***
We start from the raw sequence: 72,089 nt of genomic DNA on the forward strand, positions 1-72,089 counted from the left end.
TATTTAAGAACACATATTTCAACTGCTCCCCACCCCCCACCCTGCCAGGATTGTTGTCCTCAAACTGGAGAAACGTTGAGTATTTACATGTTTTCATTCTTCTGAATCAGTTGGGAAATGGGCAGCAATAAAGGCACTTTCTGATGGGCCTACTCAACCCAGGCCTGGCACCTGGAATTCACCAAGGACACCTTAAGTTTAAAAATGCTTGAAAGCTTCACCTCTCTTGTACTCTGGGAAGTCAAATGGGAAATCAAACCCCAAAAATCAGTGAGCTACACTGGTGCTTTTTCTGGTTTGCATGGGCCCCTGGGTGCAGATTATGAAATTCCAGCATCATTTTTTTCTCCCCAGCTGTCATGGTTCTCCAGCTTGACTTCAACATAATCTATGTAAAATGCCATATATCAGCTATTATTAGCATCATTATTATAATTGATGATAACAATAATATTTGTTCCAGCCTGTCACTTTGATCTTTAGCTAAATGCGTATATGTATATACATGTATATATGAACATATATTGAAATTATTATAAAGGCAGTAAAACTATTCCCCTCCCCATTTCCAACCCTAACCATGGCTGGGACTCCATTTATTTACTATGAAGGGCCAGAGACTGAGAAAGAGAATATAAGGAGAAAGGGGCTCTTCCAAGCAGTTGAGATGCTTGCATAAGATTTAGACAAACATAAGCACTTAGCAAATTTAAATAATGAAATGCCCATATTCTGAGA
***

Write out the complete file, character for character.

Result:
We start from the raw sequence: 72,089 nt of genomic DNA on the forward strand, positions 1-72,089 counted from the left end.
TATTTAAGAACACATATTTCAACTGCTCCCCACCCCCCACCCTGCCAGGATTGTTGTCCTCAAACTGGAGAAACGTTGAGTATTTACATGTTTTCATTCTTCTGAATCAGTTGGGAAATGGGCAGCAATAAAGGCACTTTCTGATGGGCCTACTCAACCCAGGCCTGGCACCTGGAATTCACCAAGGACACCTTAAGTTTAAAAATGCTTGAAAGCTTCACCTCTCTTGTACTCTGGGAAGTCAAATGGGAAATCAAACCCCAAAAATCAGTGAGCTACACTGGTGCTTTTTCTGGTTTGCATGGGCCCCTGGGTGCAGATTATGAAATTCCAGCATCATTTTTTTCTCCCCAGCTGTCATGGTTCTCCAGCTTGACTTCAACATAATCTATGTAAAATGCCATATATCAGCTATTATTAGCATCATTATTATAATTGATGATAACAATAATATTTGTTCCAGCCTGTCACTTTGATCTTTAGCTAAATGCGTATATGTATATACATGTATATATGAACATATATTGAAATTATTATAAAGGCAGTAAAACTATTCCCCTCCCCATTTCCAACCCTAACCATGGCTGGGACTCCATTTATTTACTATGAAGGGCCAGAGACTGAGAAAGAGAATATAAGGAGAAAGGGGCTCTTCCAAGCAGTTGAGATGCTTGCATAAGATTTAGACAAACATAAGCACTTAGCAAATTTAAATAATGAAATGCCCATATTCTGAGA